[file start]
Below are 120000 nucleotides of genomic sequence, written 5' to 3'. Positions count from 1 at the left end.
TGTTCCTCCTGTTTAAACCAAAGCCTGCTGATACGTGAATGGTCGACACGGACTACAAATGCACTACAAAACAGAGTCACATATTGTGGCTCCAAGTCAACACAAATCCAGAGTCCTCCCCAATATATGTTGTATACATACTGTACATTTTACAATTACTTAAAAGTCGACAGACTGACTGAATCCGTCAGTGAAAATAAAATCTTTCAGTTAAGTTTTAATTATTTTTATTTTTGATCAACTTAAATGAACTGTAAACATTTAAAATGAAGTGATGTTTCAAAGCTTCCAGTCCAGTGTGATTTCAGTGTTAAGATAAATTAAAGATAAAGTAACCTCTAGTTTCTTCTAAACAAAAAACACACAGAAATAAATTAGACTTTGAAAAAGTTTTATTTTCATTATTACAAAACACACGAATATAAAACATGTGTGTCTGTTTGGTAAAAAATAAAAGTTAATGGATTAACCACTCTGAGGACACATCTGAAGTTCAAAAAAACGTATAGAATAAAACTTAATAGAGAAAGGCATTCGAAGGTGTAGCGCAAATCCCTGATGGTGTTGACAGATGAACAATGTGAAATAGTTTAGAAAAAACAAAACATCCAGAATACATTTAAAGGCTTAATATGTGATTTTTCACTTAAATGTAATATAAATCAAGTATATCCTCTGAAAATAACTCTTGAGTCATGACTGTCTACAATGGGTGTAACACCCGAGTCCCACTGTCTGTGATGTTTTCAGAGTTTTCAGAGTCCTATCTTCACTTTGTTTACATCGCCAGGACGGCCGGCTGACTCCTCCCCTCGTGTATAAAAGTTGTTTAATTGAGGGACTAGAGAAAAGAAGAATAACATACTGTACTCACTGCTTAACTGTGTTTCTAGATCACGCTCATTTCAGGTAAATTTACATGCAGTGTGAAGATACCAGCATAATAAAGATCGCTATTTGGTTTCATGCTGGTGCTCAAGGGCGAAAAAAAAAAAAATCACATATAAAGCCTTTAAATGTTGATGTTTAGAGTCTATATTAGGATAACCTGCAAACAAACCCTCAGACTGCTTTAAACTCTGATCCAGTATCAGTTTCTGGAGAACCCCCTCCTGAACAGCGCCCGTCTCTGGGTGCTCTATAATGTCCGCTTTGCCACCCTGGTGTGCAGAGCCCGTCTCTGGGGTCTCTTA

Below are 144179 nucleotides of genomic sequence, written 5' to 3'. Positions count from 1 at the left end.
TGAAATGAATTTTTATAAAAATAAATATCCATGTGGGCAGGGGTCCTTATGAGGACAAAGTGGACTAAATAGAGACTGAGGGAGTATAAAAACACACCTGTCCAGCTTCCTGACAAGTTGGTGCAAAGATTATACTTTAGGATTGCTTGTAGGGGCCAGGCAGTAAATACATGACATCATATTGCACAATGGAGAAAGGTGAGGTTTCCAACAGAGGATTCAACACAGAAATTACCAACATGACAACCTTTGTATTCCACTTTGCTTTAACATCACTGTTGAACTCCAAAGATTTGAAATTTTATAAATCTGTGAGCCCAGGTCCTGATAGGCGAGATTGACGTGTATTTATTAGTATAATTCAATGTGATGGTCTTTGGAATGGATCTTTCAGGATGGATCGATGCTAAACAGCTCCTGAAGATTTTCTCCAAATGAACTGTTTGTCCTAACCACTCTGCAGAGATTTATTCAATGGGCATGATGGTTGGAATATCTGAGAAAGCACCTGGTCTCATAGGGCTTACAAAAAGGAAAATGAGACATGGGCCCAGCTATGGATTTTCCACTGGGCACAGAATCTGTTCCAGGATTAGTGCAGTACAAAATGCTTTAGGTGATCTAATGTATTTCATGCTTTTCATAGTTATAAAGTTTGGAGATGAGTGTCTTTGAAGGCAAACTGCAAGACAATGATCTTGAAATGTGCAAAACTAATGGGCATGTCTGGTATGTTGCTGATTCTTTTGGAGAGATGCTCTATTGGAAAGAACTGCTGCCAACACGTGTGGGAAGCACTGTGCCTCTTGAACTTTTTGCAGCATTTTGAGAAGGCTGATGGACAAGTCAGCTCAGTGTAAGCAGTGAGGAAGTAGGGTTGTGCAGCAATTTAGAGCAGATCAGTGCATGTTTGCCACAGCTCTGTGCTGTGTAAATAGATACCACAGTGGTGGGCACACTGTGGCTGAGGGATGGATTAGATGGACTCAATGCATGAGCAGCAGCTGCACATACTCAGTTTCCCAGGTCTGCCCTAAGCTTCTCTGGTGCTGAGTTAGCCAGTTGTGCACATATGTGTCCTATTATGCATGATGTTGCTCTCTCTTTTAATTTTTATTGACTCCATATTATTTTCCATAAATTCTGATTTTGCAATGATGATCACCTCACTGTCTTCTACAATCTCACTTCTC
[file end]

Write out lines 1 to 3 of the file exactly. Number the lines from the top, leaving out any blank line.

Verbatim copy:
Below are 120000 nucleotides of genomic sequence, written 5' to 3'. Positions count from 1 at the left end.
TGTTCCTCCTGTTTAAACCAAAGCCTGCTGATACGTGAATGGTCGACACGGACTACAAATGCACTACAAAACAGAGTCACATATTGTGGCTCCAAGTCAACACAAATCCAGAGTCCTCCCCAATATATGTTGTATACATACTGTACATTTTACAATTACTTAAAAGTCGACAGACTGACTGAATCCGTCAGTGAAAATAAAATCTTTCAGTTAAGTTTTAATTATTTTTATTTTTGATCAACTTAAATGAACTGTAAACATTTAAAATGAAGTGATGTTTCAAAGCTTCCAGTCCAGTGTGATTTCAGTGTTAAGATAAATTAAAGATAAAGTAACCTCTAGTTTCTTCTAAACAAAAAACACACAGAAATAAATTAGACTTTGAAAAAGTTTTATTTTCATTATTACAAAACACACGAATATAAAACATGTGTGTCTGTTTGGTAAAAAATAAAAGTTAATGGATTAACCACTCTGAGGACACATCTGAAGTTCAAAAAAACGTATAGAATAAAACTTAATAGAGAAAGGCATTCGAAGGTGTAGCGCAAATCCCTGATGGTGTTGACAGATGAACAATGTGAAATAGTTTAGAAAAAACAAAACATCCAGAATACATTTAAAGGCTTAATATGTGATTTTTCACTTAAATGTAATATAAATCAAGTATATCCTCTGAAAATAACTCTTGAGTCATGACTGTCTACAATGGGTGTAACACCCGAGTCCCACTGTCTGTGATGTTTTCAGAGTTTTCAGAGTCCTATCTTCACTTTGTTTACATCGCCAGGACGGCCGGCTGACTCCTCCCCTCGTGTATAAAAGTTGTTTAATTGAGGGACTAGAGAAAAGAAGAATAACATACTGTACTCACTGCTTAACTGTGTTTCTAGATCACGCTCATTTCAGGTAAATTTACATGCAGTGTGAAGATACCAGCATAATAAAGATCGCTATTTGGTTTCATGCTGGTGCTCAAGGGCGAAAAAAAAAAAAATCACATATAAAGCCTTTAAATGTTGATGTTTAGAGTCTATATTAGGATAACCTGCAAACAAACCCTCAGACTGCTTTAAACTCTGATCCAGTATCAGTTTCTGGAGAACCCCCTCCTGAACAGCGCCCGTCTCTGGGTGCTCTATAATGTCCGCTTTGCCACCCTGGTGTGCAGAGCCCGTCTCTGGGGTCTCTTA

Below are 144179 nucleotides of genomic sequence, written 5' to 3'. Positions count from 1 at the left end.